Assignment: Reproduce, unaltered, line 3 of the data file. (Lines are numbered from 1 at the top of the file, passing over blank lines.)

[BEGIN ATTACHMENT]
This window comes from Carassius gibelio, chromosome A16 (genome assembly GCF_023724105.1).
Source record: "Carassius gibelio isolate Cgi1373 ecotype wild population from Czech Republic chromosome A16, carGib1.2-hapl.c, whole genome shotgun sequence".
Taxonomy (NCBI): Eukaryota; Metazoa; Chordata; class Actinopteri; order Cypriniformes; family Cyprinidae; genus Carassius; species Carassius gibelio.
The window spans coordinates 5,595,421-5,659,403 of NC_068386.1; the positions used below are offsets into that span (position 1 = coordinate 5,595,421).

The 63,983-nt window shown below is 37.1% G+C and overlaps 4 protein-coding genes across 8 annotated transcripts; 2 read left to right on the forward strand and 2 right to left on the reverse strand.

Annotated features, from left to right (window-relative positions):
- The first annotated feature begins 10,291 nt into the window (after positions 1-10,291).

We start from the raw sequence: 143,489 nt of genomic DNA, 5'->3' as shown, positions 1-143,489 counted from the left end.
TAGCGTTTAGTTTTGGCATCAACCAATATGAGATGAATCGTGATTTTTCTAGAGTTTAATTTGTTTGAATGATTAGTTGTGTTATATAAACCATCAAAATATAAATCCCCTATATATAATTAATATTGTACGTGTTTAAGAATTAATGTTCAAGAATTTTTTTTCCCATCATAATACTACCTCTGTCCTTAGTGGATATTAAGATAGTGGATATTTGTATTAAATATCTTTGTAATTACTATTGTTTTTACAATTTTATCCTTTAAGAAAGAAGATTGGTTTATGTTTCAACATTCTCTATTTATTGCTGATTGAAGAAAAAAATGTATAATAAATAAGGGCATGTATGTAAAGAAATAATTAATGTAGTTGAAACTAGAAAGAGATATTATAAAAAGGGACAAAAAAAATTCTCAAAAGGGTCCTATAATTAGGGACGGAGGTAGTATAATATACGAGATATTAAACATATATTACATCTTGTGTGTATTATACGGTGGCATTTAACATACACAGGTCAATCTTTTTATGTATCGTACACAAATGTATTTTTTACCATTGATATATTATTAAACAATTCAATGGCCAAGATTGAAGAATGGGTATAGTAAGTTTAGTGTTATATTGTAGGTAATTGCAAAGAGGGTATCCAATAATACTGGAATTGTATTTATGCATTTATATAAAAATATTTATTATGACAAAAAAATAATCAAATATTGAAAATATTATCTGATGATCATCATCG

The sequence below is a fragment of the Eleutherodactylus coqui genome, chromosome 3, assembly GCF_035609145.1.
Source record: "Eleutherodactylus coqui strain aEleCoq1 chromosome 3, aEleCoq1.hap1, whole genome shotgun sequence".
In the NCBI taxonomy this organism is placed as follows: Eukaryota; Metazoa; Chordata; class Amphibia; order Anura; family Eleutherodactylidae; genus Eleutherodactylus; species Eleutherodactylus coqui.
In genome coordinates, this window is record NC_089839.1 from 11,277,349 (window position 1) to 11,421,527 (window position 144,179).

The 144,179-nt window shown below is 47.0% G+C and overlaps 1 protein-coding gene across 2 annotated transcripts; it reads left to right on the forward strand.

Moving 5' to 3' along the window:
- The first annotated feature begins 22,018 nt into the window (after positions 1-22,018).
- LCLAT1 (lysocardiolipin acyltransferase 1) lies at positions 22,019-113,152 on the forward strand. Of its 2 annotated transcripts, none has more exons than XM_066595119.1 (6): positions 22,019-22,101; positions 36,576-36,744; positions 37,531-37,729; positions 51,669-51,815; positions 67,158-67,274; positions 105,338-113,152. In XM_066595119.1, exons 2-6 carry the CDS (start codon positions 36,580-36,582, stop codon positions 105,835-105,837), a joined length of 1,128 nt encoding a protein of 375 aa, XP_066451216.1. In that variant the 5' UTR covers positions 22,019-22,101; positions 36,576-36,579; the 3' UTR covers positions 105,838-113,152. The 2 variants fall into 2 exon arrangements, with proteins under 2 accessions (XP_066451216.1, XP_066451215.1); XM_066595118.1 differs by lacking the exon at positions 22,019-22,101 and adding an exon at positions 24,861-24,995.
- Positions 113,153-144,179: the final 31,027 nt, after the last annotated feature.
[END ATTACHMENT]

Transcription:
Taxonomy (NCBI): Eukaryota; Metazoa; Chordata; class Actinopteri; order Cypriniformes; family Cyprinidae; genus Carassius; species Carassius gibelio.